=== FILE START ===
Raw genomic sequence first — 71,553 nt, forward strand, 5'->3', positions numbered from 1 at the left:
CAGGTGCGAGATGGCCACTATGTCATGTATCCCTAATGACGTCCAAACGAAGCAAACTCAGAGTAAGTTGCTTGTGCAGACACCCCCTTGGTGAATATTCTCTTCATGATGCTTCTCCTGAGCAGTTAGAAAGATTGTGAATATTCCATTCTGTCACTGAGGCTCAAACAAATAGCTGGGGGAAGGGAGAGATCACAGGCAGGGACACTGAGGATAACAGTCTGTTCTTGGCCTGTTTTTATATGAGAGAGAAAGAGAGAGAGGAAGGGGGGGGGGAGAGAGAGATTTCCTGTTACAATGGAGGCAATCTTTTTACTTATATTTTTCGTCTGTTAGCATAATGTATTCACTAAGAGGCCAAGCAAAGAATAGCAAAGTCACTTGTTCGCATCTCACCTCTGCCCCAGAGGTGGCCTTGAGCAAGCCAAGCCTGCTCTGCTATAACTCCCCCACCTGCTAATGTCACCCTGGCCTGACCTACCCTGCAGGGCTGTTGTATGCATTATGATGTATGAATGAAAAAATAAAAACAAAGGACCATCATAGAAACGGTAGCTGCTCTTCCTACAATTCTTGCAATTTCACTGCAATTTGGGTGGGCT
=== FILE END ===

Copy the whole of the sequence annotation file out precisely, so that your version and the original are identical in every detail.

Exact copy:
Raw genomic sequence first — 71,553 nt, forward strand, 5'->3', positions numbered from 1 at the left:
CAGGTGCGAGATGGCCACTATGTCATGTATCCCTAATGACGTCCAAACGAAGCAAACTCAGAGTAAGTTGCTTGTGCAGACACCCCCTTGGTGAATATTCTCTTCATGATGCTTCTCCTGAGCAGTTAGAAAGATTGTGAATATTCCATTCTGTCACTGAGGCTCAAACAAATAGCTGGGGGAAGGGAGAGATCACAGGCAGGGACACTGAGGATAACAGTCTGTTCTTGGCCTGTTTTTATATGAGAGAGAAAGAGAGAGAGGAAGGGGGGGGGGAGAGAGAGATTTCCTGTTACAATGGAGGCAATCTTTTTACTTATATTTTTCGTCTGTTAGCATAATGTATTCACTAAGAGGCCAAGCAAAGAATAGCAAAGTCACTTGTTCGCATCTCACCTCTGCCCCAGAGGTGGCCTTGAGCAAGCCAAGCCTGCTCTGCTATAACTCCCCCACCTGCTAATGTCACCCTGGCCTGACCTACCCTGCAGGGCTGTTGTATGCATTATGATGTATGAATGAAAAAATAAAAACAAAGGACCATCATAGAAACGGTAGCTGCTCTTCCTACAATTCTTGCAATTTCACTGCAATTTGGGTGGGCT